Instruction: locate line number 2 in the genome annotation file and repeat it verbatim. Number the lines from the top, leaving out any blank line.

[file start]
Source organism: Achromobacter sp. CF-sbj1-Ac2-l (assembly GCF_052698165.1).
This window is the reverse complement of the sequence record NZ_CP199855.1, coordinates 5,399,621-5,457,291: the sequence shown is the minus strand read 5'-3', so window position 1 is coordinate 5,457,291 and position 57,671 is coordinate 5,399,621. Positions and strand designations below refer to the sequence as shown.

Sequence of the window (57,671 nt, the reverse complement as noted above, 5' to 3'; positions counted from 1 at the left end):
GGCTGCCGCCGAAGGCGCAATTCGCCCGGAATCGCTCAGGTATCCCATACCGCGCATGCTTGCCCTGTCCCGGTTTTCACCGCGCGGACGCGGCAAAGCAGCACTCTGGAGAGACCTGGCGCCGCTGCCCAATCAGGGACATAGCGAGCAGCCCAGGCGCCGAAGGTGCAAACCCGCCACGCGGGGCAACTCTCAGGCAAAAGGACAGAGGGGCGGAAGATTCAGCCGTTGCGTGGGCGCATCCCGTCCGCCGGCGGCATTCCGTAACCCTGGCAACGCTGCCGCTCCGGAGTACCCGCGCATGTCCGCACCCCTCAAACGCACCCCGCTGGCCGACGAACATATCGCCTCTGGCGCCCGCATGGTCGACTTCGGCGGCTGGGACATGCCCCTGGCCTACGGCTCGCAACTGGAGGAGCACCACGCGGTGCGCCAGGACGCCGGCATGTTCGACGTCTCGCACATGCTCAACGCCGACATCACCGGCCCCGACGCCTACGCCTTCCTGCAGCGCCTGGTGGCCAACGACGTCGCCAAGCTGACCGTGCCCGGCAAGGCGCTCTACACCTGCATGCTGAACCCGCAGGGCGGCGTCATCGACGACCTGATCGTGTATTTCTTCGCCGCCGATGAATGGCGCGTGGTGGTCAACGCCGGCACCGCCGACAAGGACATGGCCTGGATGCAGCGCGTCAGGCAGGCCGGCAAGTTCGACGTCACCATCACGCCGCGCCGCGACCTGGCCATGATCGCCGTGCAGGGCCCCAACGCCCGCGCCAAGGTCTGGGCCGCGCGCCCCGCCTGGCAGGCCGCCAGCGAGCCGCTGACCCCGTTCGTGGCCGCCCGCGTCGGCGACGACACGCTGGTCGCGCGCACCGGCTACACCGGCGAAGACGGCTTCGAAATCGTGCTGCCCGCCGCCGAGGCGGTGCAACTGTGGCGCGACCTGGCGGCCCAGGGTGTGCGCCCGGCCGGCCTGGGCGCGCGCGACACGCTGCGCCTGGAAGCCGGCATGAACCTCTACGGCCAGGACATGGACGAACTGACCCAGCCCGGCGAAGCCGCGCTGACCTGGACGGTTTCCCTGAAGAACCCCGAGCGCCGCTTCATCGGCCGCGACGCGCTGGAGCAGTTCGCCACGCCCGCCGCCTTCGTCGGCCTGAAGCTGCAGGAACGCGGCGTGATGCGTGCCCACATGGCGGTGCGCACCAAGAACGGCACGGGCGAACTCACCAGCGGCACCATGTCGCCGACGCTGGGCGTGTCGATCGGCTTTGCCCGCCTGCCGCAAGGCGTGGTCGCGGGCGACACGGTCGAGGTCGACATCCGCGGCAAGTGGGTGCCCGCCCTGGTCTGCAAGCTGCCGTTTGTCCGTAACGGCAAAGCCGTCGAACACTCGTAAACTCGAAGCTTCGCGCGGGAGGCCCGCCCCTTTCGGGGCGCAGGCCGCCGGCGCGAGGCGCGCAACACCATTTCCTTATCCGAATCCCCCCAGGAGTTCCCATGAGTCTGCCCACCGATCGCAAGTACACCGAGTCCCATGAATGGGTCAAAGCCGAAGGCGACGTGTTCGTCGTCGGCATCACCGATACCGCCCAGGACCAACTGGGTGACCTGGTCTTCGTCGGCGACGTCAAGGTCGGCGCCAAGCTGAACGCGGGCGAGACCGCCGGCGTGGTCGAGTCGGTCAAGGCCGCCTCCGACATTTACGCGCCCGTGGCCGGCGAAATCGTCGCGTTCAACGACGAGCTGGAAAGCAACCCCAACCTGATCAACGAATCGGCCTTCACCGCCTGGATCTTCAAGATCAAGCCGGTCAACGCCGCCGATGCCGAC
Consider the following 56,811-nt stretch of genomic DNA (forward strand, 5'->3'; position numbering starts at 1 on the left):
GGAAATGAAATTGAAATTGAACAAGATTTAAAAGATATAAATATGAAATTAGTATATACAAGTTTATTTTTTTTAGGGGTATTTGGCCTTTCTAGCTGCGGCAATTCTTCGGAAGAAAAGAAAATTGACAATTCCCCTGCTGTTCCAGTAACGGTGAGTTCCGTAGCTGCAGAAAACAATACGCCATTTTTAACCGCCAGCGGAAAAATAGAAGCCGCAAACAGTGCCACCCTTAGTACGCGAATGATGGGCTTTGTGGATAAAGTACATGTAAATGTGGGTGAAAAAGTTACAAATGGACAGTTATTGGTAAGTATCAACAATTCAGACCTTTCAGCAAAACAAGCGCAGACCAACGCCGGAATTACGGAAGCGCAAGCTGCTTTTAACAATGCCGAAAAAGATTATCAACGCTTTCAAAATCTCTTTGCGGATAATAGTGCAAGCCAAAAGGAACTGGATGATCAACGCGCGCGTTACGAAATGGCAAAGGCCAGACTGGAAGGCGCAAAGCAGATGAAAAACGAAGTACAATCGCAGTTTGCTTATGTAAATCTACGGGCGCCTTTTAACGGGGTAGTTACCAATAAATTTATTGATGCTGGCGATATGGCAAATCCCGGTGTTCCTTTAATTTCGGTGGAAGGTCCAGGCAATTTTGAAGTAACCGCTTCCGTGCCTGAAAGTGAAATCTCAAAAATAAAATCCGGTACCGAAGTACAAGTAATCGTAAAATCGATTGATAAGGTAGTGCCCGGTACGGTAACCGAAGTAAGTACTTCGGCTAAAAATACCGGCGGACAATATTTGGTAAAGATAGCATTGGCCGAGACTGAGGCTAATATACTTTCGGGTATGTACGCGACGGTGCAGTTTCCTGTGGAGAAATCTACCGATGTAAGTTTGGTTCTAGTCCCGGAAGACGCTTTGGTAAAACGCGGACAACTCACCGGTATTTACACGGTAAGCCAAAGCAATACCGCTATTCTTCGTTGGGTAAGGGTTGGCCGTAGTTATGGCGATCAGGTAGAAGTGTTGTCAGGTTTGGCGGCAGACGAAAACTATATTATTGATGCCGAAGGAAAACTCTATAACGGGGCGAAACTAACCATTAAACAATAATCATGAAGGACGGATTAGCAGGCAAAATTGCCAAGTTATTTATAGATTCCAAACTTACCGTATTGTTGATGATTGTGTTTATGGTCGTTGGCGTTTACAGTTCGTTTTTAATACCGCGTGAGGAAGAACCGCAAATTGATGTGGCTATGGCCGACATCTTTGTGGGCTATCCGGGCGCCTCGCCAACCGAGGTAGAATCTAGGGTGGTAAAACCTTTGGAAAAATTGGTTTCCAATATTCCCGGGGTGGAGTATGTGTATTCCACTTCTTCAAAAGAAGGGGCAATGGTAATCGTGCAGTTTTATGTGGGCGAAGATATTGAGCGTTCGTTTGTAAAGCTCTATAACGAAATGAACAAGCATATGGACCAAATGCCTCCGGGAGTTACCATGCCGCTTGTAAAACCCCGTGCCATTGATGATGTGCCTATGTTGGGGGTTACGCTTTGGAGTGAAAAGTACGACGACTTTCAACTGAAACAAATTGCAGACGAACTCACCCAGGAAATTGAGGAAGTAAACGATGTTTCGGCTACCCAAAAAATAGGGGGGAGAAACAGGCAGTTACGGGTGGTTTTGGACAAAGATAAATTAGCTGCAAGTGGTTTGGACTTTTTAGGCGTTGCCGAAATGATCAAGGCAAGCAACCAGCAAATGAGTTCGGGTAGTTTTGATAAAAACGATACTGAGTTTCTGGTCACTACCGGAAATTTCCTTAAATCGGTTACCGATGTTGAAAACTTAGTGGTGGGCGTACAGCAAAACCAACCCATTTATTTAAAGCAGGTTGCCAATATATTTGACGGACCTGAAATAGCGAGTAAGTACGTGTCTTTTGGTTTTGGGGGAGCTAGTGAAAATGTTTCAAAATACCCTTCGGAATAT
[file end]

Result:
This window is the reverse complement of the sequence record NZ_CP199855.1, coordinates 5,399,621-5,457,291: the sequence shown is the minus strand read 5'-3', so window position 1 is coordinate 5,457,291 and position 57,671 is coordinate 5,399,621. Positions and strand designations below refer to the sequence as shown.